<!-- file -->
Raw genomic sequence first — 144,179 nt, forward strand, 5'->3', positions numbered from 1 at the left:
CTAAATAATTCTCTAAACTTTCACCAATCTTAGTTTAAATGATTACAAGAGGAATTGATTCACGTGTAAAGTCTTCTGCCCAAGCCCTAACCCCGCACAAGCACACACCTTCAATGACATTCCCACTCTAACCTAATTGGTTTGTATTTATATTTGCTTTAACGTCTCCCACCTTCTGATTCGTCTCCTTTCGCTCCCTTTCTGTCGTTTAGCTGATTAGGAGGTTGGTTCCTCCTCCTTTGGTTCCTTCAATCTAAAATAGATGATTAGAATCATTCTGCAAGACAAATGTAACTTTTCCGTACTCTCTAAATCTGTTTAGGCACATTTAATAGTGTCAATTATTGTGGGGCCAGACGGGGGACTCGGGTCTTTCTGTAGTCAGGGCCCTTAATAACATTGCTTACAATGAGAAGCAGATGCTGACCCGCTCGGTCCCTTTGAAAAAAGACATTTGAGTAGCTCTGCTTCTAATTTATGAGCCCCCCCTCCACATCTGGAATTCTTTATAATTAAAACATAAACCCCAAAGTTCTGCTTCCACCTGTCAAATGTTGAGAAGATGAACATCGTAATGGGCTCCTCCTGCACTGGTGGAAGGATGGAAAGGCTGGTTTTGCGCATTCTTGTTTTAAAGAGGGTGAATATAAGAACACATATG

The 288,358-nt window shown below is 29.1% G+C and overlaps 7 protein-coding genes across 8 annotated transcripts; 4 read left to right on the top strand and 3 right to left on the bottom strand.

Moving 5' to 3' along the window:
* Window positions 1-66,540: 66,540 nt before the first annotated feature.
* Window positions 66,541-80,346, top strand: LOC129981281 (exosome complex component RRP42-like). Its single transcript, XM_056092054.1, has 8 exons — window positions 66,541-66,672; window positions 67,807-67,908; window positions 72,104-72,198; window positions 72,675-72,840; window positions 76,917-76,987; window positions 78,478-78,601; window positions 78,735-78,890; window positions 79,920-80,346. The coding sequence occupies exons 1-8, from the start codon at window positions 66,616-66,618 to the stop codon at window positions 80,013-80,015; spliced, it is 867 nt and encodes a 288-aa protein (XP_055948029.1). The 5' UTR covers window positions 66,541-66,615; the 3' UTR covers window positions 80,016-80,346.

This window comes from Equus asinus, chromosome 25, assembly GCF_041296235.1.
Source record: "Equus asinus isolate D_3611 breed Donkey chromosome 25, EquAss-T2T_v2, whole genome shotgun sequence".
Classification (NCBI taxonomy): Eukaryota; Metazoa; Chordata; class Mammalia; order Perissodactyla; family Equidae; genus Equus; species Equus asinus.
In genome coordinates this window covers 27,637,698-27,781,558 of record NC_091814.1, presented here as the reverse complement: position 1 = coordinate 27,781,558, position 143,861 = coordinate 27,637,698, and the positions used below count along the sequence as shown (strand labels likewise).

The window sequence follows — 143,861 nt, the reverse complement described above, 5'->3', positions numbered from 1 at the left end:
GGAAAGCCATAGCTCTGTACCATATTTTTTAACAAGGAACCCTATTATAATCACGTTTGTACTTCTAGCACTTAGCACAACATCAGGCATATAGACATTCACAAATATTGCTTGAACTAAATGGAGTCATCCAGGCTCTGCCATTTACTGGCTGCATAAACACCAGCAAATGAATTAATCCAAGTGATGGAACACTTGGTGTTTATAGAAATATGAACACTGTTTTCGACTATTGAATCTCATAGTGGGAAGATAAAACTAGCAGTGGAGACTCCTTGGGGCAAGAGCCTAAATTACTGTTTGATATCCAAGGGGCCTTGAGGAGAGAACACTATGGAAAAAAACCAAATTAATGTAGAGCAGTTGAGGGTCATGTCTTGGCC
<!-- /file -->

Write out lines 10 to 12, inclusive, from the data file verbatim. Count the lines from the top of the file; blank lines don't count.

In genome coordinates this window covers 27,637,698-27,781,558 of record NC_091814.1, presented here as the reverse complement: position 1 = coordinate 27,781,558, position 143,861 = coordinate 27,637,698, and the positions used below count along the sequence as shown (strand labels likewise).

The window sequence follows — 143,861 nt, the reverse complement described above, 5'->3', positions numbered from 1 at the left end:
GGAAAGCCATAGCTCTGTACCATATTTTTTAACAAGGAACCCTATTATAATCACGTTTGTACTTCTAGCACTTAGCACAACATCAGGCATATAGACATTCACAAATATTGCTTGAACTAAATGGAGTCATCCAGGCTCTGCCATTTACTGGCTGCATAAACACCAGCAAATGAATTAATCCAAGTGATGGAACACTTGGTGTTTATAGAAATATGAACACTGTTTTCGACTATTGAATCTCATAGTGGGAAGATAAAACTAGCAGTGGAGACTCCTTGGGGCAAGAGCCTAAATTACTGTTTGATATCCAAGGGGCCTTGAGGAGAGAACACTATGGAAAAAAACCAAATTAATGTAGAGCAGTTGAGGGTCATGTCTTGGCC